We’ve all heard those stereotypes about Worker’s Compensation Claims being a lot of bologna. People think of claimants wearing fake neck braces, getting hurt on purpose, hobbling into their hearing limping on one leg and walking out limping on another. It would be naive to say that this never happens, which is a real shame considering how many people legitimately deserve to receive benefits. In 2003, Lisa Cullen published an article about the extent to which people overestimate the prevalence of fraud in Worker’s Compensation. The full article can be viewed here on pbs.org. Once more, there are many instances where employers are actually the ones being shady. Businesses might pay employees off-the-books to reduce their insurance premiums. They might also misclassify workers in high-risk positions as being in low-risk positions. According to insurancefraud.org, the U.s Government Accountability Office estimated that “The number of employees misclassified by employers increased from 106,000 workers to more than 150,000 workers between 2000 and 2007. This is a conservative figure because states generally audit less then two percent of Employers a year”.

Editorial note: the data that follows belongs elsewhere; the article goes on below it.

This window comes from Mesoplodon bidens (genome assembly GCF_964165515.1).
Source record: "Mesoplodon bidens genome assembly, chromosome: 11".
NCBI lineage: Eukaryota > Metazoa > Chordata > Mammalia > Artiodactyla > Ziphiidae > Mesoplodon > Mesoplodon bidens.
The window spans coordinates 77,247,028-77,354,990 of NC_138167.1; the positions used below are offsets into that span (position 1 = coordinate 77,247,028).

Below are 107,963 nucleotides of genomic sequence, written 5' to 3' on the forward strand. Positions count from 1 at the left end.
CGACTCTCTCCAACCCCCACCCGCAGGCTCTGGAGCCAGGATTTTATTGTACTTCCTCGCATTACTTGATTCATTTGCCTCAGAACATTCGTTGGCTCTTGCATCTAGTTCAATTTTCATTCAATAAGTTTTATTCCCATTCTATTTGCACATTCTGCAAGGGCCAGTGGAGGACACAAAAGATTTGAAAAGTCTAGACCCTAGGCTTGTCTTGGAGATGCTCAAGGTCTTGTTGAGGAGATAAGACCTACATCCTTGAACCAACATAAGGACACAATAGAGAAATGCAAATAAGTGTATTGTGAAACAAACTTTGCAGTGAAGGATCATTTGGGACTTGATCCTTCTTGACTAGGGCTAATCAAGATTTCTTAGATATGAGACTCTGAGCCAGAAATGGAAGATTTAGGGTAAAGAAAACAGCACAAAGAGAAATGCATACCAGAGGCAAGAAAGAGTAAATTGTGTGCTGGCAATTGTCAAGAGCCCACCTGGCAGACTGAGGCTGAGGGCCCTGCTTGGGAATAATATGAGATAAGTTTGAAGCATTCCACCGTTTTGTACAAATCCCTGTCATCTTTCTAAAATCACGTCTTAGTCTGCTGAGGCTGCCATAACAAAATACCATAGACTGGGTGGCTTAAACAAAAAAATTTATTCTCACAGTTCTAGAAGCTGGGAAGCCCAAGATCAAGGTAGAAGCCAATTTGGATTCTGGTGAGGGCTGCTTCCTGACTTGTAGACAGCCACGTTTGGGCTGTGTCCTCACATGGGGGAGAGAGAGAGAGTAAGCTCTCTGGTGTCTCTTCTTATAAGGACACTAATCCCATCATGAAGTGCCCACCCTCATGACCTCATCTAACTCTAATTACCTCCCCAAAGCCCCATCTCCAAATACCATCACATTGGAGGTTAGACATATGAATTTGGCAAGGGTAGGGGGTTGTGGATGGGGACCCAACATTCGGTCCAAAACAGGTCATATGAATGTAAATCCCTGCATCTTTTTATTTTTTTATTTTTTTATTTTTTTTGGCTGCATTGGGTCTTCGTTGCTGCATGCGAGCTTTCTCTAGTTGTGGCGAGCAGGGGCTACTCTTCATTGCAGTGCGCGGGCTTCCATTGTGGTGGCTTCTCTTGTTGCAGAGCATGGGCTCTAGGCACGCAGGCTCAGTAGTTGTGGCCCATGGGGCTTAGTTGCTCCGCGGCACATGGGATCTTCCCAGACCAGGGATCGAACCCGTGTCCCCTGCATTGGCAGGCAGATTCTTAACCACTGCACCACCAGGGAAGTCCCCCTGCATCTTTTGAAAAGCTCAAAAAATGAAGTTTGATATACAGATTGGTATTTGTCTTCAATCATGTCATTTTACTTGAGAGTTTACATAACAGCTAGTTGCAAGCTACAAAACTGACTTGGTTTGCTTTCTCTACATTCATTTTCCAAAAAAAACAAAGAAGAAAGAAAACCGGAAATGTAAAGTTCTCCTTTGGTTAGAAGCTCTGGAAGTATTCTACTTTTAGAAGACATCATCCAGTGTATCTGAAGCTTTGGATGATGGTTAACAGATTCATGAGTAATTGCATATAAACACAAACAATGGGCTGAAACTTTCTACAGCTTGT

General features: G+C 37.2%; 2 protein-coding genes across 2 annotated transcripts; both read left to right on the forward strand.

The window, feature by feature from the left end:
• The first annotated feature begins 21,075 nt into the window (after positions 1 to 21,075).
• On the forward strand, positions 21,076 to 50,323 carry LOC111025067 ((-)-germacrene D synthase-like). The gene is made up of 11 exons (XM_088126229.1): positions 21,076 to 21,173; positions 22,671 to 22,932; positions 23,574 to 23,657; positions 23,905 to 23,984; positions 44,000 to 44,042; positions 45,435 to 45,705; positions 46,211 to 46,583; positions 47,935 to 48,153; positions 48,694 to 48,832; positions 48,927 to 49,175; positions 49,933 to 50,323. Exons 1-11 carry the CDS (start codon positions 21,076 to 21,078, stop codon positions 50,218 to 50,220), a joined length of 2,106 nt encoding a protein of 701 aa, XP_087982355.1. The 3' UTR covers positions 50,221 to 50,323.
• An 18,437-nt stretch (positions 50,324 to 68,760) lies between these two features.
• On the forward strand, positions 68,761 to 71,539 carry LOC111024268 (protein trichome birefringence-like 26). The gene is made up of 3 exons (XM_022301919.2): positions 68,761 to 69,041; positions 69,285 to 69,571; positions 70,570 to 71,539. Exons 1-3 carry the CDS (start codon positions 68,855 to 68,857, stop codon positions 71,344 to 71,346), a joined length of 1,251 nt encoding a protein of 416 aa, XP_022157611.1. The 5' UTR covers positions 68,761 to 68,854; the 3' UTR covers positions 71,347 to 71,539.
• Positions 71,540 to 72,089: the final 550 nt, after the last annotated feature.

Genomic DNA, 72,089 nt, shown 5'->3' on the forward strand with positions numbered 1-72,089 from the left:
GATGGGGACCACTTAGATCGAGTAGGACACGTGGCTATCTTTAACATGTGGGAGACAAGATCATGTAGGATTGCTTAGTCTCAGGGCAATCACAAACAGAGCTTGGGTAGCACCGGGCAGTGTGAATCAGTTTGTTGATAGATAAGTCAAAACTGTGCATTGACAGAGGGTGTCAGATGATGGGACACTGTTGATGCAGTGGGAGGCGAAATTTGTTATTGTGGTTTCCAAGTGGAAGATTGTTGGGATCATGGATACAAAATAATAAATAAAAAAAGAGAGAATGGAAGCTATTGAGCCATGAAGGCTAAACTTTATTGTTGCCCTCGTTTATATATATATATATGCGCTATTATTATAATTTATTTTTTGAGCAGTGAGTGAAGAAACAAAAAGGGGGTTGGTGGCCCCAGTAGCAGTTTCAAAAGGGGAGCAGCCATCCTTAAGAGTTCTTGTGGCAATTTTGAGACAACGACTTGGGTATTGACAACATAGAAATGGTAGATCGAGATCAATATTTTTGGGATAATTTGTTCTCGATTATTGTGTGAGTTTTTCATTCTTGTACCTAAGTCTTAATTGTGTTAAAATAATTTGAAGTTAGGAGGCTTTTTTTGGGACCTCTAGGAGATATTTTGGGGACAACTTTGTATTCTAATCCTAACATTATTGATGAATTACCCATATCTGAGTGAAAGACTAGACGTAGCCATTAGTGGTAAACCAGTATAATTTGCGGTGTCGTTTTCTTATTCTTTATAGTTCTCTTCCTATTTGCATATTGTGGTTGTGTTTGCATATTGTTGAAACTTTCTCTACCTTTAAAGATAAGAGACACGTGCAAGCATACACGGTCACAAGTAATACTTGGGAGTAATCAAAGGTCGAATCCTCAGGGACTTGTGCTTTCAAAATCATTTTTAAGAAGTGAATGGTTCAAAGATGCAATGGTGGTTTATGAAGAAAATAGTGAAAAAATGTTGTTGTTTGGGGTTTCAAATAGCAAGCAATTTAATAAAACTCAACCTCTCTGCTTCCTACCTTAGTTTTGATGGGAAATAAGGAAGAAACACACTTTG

The Worker’s Compensation Board’s Office of the Inspector General (OIG) was created in 1996 as a way to combat fraud. The office is charged with investigating any parties that may be involved in knowingly making false statements as a means of influencing a Worker’s Compensation Claim. These parties may include employees, employers and health care providers.
There are many ways you can report such dubious acts. There is a toll-free 24 hour hotline you can reach at 1-888-363-6001. Fraud complaint forms can also be found here.